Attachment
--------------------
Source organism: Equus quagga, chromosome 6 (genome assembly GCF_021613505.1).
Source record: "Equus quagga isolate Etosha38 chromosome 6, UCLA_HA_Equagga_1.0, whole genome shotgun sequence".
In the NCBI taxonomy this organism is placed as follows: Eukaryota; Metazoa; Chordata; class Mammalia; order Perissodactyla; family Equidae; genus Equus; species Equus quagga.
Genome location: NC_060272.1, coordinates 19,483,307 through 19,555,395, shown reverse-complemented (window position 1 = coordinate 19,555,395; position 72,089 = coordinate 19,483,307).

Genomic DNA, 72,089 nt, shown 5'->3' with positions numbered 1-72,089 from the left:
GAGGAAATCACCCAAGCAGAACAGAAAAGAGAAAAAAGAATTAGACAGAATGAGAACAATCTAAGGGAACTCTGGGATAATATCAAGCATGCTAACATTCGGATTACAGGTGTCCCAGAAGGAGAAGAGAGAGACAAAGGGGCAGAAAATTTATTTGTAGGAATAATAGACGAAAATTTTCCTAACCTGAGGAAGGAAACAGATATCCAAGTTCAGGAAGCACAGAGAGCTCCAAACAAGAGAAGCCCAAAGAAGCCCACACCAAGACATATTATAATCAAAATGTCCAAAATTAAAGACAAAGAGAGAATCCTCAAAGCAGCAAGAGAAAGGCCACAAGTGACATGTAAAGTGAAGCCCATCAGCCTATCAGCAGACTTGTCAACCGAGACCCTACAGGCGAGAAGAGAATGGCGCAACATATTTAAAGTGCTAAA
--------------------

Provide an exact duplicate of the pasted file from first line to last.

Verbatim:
Source organism: Equus quagga, chromosome 6 (genome assembly GCF_021613505.1).
Source record: "Equus quagga isolate Etosha38 chromosome 6, UCLA_HA_Equagga_1.0, whole genome shotgun sequence".
In the NCBI taxonomy this organism is placed as follows: Eukaryota; Metazoa; Chordata; class Mammalia; order Perissodactyla; family Equidae; genus Equus; species Equus quagga.
Genome location: NC_060272.1, coordinates 19,483,307 through 19,555,395, shown reverse-complemented (window position 1 = coordinate 19,555,395; position 72,089 = coordinate 19,483,307).

Genomic DNA, 72,089 nt, shown 5'->3' with positions numbered 1-72,089 from the left:
GAGGAAATCACCCAAGCAGAACAGAAAAGAGAAAAAAGAATTAGACAGAATGAGAACAATCTAAGGGAACTCTGGGATAATATCAAGCATGCTAACATTCGGATTACAGGTGTCCCAGAAGGAGAAGAGAGAGACAAAGGGGCAGAAAATTTATTTGTAGGAATAATAGACGAAAATTTTCCTAACCTGAGGAAGGAAACAGATATCCAAGTTCAGGAAGCACAGAGAGCTCCAAACAAGAGAAGCCCAAAGAAGCCCACACCAAGACATATTATAATCAAAATGTCCAAAATTAAAGACAAAGAGAGAATCCTCAAAGCAGCAAGAGAAAGGCCACAAGTGACATGTAAAGTGAAGCCCATCAGCCTATCAGCAGACTTGTCAACCGAGACCCTACAGGCGAGAAGAGAATGGCGCAACATATTTAAAGTGCTAAA